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  1. Data Management
  2. DM-17654

PPDB Scaling Test in Google Cloud

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    • Type: Story
    • Status: Done
    • Resolution: Done
    • Fix Version/s: None
    • Component/s: L1 Database
    • Labels:
    • Story Points:
      8
    • Sprint:
      DB_S19_02, DB_S19_03
    • Team:
      Data Access and Database

      Description

      Perform PPDB scaling test in Google Cloud with other database technologies like postgres and using node configuration not available at NCSA.

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            Hide
            salnikov Andy Salnikov added a comment - - edited

            Ignoring for now store time and trying to understand what to do with DIASource select time. Like in Oracle it scales linearly and even though it's faster with Postgres than with Oracle we face the same issue here - we cannot scale it to 12 months needed by AP. I think we are at the limit of affordable time budget at 30k visits already (roughly 1 month). So we need to think how to break that linear scaling (and there is no guarantee it will stay linear at higher scale). I could think of couple of options:

            • Keep data on (fast) disk but parallelize access to it. I'm 99% that we are going to need many more servers to scale system that way. Current approach is already running ~200 parallel tiles and I believe our current bottleneck is on server side. We might need ~10 servers and reasonably low overhead for doing things in parallel (that feels like we need a real distributed database system).
            • Keeping more data in memory. If we could pre-load all necessary (for current visit) DIASource records into memory the SELECT would run much faster. This could be either SQL table that is kept in memory and updated for each new visit in advance, or some cache service a la memcached.

            Looking at the above numbers, DIASource needs about 0.5TB for one month of data, then 12 months is about 6TB in total (maybe little less). I do not think we could have a machine with so much RAM, so it probably means that we should forget about keeping it all in memory. Second option is to preload data that is needed for the next night and that means that that we could reduce size by about factor of 3, bringing us to 2TB. This is probably more realistic but still rather large number, possible issues here is how much time is needed to re-populate the cache if something happens during the night. Next option is to preload data as we go during the night, few minutes in advance if we know the (approximate) pointing for the next few visits. This should reduce the size of memory needed for it but it has its own drawbacks - loading will be done in parallel with other activities (writing to DIAObjects and reading/writing other tables) and will compete for resources.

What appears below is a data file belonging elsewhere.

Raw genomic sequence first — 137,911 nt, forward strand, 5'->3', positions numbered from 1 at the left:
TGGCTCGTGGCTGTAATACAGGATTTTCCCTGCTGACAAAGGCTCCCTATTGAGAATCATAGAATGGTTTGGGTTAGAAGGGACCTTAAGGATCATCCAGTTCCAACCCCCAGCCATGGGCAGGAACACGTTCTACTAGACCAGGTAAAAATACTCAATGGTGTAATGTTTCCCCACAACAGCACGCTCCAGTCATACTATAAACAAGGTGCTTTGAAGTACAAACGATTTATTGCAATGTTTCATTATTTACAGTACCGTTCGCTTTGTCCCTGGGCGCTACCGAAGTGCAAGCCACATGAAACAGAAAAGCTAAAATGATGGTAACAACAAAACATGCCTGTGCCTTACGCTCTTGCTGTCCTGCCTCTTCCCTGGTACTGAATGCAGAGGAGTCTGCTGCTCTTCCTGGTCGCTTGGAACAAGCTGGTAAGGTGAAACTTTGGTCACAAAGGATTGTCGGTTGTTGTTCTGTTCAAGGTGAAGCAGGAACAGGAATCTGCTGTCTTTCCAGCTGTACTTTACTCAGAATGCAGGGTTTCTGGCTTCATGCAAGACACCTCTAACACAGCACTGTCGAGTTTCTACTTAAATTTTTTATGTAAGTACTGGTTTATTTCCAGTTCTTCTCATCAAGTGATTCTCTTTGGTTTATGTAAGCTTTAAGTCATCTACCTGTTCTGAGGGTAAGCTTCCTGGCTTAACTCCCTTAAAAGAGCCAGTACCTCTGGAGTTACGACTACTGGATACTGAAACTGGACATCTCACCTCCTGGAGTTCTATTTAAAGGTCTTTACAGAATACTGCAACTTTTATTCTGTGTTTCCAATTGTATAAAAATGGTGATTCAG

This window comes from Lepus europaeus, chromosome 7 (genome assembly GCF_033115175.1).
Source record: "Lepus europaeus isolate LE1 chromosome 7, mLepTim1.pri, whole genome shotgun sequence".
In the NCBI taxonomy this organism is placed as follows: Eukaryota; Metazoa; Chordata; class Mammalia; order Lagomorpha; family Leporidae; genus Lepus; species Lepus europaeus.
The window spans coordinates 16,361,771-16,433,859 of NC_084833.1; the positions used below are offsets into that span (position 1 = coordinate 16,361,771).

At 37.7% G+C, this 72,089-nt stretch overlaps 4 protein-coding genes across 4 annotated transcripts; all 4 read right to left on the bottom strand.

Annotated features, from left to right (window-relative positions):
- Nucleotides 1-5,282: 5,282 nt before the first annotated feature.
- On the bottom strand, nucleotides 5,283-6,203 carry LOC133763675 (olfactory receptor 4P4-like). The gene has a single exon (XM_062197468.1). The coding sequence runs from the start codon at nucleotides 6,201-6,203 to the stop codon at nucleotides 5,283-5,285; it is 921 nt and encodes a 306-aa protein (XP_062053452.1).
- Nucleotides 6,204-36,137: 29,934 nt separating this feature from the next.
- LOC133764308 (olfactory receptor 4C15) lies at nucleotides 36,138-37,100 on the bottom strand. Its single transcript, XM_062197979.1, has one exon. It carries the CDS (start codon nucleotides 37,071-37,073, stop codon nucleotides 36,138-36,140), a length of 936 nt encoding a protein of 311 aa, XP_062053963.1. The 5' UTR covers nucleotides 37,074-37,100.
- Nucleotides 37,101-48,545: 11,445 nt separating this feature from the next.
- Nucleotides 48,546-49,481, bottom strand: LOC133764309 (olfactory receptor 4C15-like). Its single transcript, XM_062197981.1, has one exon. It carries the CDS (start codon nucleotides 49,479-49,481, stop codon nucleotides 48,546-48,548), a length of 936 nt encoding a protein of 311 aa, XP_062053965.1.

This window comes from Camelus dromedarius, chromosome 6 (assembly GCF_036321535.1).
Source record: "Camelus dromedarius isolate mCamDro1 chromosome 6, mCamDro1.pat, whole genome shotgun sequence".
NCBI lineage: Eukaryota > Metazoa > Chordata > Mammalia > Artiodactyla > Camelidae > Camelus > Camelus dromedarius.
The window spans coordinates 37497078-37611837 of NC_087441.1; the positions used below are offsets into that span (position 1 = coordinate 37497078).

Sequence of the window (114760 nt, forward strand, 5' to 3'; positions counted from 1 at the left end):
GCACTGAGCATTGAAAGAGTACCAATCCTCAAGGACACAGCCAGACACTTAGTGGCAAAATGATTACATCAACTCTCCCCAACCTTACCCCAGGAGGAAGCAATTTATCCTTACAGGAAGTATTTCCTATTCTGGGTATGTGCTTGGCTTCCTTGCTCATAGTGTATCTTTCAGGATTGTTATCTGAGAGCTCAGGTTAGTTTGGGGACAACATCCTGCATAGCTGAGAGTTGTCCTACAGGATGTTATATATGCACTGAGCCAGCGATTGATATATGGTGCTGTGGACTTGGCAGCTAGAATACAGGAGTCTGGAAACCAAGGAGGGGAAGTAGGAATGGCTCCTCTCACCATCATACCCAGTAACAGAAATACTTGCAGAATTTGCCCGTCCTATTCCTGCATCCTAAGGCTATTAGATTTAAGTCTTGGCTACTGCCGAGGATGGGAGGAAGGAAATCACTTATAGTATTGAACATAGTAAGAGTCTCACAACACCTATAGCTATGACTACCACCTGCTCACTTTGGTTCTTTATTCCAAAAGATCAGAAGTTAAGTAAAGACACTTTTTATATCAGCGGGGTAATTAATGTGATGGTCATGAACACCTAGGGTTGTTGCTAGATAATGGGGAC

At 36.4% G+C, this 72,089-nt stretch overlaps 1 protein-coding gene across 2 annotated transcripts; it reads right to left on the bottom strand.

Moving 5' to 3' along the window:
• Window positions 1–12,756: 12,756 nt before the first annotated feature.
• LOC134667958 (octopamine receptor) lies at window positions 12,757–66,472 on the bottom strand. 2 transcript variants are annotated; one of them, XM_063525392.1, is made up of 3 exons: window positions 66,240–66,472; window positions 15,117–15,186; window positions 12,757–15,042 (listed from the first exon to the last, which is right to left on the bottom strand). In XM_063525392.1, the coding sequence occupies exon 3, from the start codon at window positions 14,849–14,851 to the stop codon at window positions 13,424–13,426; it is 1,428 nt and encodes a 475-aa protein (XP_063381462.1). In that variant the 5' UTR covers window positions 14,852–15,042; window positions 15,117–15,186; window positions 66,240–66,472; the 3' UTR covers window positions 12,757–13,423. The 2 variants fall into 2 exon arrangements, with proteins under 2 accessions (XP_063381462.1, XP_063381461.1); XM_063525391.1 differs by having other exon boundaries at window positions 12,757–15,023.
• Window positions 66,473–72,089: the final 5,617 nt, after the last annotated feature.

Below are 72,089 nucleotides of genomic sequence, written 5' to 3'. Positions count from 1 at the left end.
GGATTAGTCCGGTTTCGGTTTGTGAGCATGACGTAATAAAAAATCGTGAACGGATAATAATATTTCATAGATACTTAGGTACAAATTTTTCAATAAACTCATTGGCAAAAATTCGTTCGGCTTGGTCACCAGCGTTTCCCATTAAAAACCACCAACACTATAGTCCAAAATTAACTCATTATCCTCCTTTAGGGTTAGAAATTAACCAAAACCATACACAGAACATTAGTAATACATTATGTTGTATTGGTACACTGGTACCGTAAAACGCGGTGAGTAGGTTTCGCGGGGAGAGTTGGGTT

Show
            salnikov Andy Salnikov added a comment - - edited Ignoring for now store time and trying to understand what to do with DIASource select time. Like in Oracle it scales linearly and even though it's faster with Postgres than with Oracle we face the same issue here - we cannot scale it to 12 months needed by AP. I think we are at the limit of affordable time budget at 30k visits already (roughly 1 month). So we need to think how to break that linear scaling (and there is no guarantee it will stay linear at higher scale). I could think of couple of options: Keep data on (fast) disk but parallelize access to it. I'm 99% that we are going to need many more servers to scale system that way. Current approach is already running ~200 parallel tiles and I believe our current bottleneck is on server side. We might need ~10 servers and reasonably low overhead for doing things in parallel (that feels like we need a real distributed database system). Keeping more data in memory. If we could pre-load all necessary (for current visit) DIASource records into memory the SELECT would run much faster. This could be either SQL table that is kept in memory and updated for each new visit in advance, or some cache service a la memcached. Looking at the above numbers, DIASource needs about 0.5TB for one month of data, then 12 months is about 6TB in total (maybe little less). I do not think we could have a machine with so much RAM, so it probably means that we should forget about keeping it all in memory. Second option is to preload data that is needed for the next night and that means that that we could reduce size by about factor of 3, bringing us to 2TB. This is probably more realistic but still rather large number, possible issues here is how much time is needed to re-populate the cache if something happens during the night. Next option is to preload data as we go during the night, few minutes in advance if we know the (approximate) pointing for the next few visits. This should reduce the size of memory needed for it but it has its own drawbacks - loading will be done in parallel with other activities (writing to DIAObjects and reading/writing other tables) and will compete for resources.